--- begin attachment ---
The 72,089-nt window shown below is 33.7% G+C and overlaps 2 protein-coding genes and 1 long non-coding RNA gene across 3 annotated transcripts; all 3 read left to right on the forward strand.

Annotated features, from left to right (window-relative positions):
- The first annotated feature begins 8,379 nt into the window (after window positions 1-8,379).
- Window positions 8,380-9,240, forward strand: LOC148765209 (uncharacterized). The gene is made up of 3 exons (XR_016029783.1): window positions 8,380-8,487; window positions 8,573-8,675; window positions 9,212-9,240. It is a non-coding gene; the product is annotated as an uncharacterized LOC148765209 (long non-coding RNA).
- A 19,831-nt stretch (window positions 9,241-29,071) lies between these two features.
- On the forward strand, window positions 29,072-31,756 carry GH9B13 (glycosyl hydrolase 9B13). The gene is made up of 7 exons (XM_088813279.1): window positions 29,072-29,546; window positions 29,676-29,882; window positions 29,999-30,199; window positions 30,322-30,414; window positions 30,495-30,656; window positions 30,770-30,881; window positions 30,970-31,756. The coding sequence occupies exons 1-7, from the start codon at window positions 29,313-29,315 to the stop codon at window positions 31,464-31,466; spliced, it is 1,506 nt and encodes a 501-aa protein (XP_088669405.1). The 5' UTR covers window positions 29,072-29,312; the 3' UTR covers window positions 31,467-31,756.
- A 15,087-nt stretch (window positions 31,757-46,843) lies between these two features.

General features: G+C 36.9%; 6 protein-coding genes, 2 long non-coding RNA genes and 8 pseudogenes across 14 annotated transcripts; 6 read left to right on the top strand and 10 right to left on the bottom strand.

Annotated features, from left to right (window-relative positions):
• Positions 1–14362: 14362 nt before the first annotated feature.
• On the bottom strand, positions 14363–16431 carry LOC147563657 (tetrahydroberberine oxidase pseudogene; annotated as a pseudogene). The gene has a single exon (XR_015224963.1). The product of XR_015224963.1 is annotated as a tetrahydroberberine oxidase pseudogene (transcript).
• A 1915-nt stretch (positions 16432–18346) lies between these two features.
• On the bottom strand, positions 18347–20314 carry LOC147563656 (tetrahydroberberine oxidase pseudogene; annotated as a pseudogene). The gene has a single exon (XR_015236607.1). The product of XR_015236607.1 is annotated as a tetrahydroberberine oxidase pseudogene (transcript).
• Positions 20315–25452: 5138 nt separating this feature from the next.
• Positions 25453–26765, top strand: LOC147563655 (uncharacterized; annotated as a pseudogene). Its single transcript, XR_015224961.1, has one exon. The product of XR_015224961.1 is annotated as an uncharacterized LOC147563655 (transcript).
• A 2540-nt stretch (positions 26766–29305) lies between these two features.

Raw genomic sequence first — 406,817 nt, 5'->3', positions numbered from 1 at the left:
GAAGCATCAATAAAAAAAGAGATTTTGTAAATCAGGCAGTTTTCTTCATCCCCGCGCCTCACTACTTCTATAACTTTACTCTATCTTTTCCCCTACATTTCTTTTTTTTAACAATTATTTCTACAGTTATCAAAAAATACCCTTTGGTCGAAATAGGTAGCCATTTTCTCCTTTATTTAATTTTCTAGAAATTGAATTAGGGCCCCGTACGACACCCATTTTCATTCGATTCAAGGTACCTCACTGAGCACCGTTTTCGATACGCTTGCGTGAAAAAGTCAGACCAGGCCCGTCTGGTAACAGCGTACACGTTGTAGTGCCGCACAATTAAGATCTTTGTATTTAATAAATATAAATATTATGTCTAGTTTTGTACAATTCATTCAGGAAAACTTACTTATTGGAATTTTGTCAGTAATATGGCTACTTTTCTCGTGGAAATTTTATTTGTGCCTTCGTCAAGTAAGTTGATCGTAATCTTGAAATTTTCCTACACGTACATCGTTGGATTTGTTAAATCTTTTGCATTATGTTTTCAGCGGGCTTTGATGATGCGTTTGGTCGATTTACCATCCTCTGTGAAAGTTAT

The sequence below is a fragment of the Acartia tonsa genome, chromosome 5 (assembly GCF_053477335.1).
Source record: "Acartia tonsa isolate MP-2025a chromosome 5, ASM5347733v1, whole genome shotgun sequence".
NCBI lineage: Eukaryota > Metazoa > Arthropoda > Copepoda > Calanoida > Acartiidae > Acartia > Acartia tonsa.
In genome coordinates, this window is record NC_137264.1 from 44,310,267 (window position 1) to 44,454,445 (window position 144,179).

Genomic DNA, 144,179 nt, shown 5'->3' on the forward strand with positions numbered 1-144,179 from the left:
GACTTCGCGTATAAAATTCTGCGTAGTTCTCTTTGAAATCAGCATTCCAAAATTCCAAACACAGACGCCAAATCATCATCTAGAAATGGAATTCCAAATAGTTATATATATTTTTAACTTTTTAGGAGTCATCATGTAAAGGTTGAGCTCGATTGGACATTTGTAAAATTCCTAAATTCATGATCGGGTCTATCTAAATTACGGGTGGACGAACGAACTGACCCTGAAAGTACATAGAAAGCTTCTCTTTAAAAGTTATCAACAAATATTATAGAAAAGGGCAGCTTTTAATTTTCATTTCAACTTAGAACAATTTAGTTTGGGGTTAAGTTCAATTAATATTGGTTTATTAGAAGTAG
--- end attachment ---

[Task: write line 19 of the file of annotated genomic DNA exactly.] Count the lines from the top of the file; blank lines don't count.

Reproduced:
The sequence below is a fragment of the Acartia tonsa genome, chromosome 5 (assembly GCF_053477335.1).